Friday, August 31, 2012

Yes! We Have NoSQL Today.

Once you have a system which can process huge amounts of data (big data), you need a place to store all of that data. This is what databases are for.

Traditionally, this has meant a relational database. But relational databases place many constraints on how the data is modeled ("normal forms") which are inconsistent with the high volume data sources which need to be analyzed (e.g. all the webpages in the world, all the legal documents in your company or all the tweets being posted each day).
  • Relational DBs require that data be modeled into a set of tables that contain unique entities (rows), described by attributes (columns) which are arranged in such a way as to describe one aspect of each entity in each table with no redundancies.
    • said another way: 
      • each row has a primary key made from one or more columns. Column data contains single values (1NF).
      • All columns in a table relate only to the complete primary key (2NF)
      • All columns in the table contain data which is not derived from other columns in that table (3NF)
      • To add more columns which do not fit these constraints, you must put them in another table and join them together.
                              A good example of what this means is here.
    • said yet another way: The key, the whole key and nothing but the key.
These restrictions allow for optimal query structuring and performance while minimizing anomalies due to data changes. However they do not easily support the lack of simple structure between the contents of many data sets.
  • Non-Relational (NoSQL) DBs remove the restrictions on data normalization and focus, instead, on optimizing around data that does not fit well into the normalized structure which relational DBs (mostly) require. Because there are different analyses of interest and different data sources which "best" embody the data of interest, there are different types of NoSQL databases.

Below is a diagram showing the various database types.

  • Key Value (aka Big Table)
    • Data is stored in a GIANT ordered table of rows and columns. 
      • Rows and columns still serve the same general purpose as in a relational DB case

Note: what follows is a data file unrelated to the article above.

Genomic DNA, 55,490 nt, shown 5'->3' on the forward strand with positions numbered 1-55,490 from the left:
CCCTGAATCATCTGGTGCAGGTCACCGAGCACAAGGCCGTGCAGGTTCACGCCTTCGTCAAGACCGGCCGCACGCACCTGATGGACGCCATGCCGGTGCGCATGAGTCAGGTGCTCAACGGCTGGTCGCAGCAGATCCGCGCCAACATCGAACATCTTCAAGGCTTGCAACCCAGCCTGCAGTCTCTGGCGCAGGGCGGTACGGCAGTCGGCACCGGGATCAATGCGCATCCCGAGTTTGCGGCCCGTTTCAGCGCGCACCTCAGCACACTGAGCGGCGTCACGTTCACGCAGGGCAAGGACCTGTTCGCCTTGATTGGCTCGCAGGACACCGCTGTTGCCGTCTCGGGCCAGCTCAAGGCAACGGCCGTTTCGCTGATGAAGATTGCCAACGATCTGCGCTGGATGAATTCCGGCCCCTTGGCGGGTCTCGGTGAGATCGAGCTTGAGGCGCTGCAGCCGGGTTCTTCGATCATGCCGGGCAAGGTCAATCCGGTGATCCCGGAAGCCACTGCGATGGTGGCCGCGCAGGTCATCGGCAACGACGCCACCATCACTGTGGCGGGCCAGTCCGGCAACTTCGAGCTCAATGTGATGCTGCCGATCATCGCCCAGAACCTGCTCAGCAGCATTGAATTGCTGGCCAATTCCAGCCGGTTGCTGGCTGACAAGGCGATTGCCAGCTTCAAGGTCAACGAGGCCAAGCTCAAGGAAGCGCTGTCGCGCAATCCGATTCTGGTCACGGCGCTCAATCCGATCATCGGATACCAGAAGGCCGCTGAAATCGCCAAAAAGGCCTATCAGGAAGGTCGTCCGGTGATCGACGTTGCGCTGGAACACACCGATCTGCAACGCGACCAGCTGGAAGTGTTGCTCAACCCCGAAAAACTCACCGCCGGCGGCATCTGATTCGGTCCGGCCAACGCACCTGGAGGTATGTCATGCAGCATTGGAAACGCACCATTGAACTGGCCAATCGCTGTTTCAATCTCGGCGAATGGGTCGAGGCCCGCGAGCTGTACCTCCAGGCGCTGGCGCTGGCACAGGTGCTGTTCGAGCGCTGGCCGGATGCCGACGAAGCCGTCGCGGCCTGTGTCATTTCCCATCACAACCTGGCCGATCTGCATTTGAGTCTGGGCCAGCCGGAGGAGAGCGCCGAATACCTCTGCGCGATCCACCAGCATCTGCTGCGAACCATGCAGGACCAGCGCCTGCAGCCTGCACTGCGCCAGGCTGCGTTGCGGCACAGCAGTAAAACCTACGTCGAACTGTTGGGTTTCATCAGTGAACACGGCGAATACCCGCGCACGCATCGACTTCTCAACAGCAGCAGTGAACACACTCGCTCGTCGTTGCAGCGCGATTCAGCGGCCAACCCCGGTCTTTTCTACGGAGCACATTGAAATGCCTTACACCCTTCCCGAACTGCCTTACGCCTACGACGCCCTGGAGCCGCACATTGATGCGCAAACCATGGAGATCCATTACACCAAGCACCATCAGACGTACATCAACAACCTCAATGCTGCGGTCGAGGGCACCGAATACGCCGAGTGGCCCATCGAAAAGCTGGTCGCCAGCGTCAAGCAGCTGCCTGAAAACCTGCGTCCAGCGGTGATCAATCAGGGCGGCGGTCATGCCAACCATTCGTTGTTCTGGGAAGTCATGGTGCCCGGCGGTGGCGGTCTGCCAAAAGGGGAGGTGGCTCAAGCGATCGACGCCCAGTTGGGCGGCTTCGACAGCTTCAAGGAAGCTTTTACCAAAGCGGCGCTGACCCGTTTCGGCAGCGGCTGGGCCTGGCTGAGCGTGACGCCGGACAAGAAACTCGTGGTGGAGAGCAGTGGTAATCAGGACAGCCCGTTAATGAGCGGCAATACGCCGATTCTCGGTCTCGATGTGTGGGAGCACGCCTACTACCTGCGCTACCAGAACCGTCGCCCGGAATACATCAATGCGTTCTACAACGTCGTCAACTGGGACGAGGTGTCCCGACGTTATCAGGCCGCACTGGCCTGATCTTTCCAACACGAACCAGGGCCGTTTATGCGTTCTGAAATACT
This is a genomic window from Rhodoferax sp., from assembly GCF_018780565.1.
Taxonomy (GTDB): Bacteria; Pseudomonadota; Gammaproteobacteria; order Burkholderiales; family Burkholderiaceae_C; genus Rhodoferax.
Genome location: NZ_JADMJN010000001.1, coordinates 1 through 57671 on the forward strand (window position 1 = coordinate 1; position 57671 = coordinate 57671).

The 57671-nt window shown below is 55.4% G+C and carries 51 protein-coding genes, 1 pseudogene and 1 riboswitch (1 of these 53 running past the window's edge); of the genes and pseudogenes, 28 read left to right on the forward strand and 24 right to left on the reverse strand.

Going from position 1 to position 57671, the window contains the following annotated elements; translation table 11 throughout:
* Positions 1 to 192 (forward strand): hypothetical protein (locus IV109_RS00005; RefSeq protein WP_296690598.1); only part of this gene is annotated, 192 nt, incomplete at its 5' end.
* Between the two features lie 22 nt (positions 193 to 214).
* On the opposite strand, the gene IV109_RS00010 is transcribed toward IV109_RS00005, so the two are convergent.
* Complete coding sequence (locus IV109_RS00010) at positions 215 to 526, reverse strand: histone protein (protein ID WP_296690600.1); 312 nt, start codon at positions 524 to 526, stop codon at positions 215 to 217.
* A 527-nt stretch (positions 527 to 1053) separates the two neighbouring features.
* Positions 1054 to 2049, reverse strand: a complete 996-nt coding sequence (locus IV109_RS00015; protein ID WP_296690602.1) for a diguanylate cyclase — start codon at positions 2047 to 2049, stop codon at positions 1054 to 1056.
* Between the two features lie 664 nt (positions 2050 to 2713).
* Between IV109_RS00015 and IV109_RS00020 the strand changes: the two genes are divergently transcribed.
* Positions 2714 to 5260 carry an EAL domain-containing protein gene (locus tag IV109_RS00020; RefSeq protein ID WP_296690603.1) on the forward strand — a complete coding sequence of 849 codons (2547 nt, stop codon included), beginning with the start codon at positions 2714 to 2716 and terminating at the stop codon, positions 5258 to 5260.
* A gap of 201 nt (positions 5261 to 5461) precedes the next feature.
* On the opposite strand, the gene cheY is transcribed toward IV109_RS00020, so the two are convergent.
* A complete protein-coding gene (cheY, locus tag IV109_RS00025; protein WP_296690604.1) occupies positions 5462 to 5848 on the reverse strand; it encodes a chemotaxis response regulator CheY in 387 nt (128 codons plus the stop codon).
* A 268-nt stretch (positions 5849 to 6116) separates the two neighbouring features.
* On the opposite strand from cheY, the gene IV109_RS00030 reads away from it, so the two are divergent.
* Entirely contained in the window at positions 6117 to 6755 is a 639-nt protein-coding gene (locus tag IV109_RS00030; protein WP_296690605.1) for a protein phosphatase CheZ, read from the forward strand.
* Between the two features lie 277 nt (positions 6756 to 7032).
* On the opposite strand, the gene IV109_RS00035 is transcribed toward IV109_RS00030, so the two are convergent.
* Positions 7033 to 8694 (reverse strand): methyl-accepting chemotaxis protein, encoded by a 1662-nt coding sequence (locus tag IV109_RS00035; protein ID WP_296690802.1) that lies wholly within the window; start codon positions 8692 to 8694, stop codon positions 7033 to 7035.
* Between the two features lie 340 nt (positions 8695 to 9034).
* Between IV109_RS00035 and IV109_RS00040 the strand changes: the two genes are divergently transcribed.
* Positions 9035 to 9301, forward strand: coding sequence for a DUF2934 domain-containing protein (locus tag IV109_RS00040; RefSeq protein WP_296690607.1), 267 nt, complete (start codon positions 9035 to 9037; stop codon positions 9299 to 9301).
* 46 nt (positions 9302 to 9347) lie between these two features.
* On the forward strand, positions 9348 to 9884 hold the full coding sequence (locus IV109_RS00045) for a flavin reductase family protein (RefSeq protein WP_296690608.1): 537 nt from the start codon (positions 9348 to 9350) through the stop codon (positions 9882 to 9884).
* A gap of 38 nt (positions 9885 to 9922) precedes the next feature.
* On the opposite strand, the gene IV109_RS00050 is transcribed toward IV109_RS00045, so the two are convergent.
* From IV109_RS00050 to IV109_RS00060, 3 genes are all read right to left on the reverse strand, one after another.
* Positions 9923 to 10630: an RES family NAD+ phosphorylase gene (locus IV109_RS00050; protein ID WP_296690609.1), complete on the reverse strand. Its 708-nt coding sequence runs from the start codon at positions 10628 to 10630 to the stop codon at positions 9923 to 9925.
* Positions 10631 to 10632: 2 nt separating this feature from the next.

• rows = unique entities
        • columns = attributes.
        • ...but normalization is not required (or expected)...
    • Data may be sparsely populated in the columns. 
      • I.e. a given row may only have data values for a small fraction of the columns (because most the columns don't apply to the entity this row describes). 
      • Columns may be VERY large in number and depend on what the DB is structured to query for.
        • e.g. all unique word pairs for the entities in the database
    • Google originally developed this technology for searching through web pages to fulfill search criteria. Roughly speaking:
      • rows = web pages
      • columns = search terms
  • Document
    • Entire documents are stored in a searchable format.
      • JSON (JavaScript Object Notation)
      • BSON (Binary JavaScript Object Notation)
      • XML (eXtensible Markup Language)
    • Queries search through the documents to identify the information of interest and return statistics or the document IDs.
    • Good for finding actual documents which contain specific information or summarizing the information contained in a set of documents. 
  • Graph
    • Stores information about relationships between entities (objects) in the DB
    • Good for finding objects that are related to each other according to certain criteria.
      • e.g. find people (entities) who are members of the YMCA (another entity) who lived in New York in 1999.
How does this relate to Big Data?
Many NoSQL DBs are built to operate on distributed file systems and process queries via distributed computing. In fact, the very nature of the data being looked at is so large
 and so unstructured (hard to normalize) that the data could be stored and handled in no other way.